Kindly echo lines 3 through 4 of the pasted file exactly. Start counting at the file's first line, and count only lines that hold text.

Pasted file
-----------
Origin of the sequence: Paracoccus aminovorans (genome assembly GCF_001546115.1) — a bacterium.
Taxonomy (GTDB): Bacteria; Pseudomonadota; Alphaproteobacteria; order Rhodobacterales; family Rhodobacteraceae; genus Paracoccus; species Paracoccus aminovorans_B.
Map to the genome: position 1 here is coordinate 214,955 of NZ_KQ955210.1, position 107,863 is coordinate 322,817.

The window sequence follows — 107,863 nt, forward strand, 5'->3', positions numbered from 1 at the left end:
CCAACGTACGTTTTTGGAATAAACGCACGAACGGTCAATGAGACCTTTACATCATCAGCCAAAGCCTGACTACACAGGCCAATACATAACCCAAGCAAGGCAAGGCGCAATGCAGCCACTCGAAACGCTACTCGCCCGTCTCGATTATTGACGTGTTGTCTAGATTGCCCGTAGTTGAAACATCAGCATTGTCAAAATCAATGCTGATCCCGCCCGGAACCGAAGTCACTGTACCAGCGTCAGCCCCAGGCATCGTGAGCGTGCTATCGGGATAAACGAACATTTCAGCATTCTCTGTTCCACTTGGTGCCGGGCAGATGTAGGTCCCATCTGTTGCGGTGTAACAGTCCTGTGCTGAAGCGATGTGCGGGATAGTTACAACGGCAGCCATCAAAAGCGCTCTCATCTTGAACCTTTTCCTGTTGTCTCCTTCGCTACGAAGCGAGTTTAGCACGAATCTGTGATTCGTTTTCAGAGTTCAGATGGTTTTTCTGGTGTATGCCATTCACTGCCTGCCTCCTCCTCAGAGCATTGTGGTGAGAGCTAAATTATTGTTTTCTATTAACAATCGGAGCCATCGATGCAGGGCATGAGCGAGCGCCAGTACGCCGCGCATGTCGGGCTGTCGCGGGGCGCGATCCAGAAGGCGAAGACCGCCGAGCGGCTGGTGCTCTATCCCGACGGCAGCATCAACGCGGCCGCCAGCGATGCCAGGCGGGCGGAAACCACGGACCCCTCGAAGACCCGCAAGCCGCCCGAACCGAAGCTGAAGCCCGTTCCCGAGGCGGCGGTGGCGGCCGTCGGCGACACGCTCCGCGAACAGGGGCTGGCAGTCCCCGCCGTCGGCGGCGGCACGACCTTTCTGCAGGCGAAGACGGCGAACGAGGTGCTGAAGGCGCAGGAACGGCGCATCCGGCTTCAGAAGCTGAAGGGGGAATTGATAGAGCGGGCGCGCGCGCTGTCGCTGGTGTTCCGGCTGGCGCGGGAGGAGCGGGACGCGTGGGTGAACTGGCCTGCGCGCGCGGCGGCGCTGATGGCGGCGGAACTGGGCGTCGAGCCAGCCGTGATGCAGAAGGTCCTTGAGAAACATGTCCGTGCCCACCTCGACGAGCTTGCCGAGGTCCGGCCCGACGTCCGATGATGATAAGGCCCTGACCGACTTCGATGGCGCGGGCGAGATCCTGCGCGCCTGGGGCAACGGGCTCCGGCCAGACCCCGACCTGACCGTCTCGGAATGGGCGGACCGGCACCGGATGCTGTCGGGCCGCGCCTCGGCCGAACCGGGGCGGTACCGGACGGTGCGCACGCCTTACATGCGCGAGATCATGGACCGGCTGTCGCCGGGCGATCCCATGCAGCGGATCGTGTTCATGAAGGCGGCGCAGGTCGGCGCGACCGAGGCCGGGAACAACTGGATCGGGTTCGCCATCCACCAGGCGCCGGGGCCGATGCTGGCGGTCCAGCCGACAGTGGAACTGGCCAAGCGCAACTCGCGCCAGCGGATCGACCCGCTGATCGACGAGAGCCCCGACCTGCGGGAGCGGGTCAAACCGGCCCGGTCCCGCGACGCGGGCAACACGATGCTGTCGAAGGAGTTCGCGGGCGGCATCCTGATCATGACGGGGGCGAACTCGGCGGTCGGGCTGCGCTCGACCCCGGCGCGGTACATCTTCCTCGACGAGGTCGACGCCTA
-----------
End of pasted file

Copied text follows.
Map to the genome: position 1 here is coordinate 214,955 of NZ_KQ955210.1, position 107,863 is coordinate 322,817.

The window sequence follows — 107,863 nt, forward strand, 5'->3', positions numbered from 1 at the left end: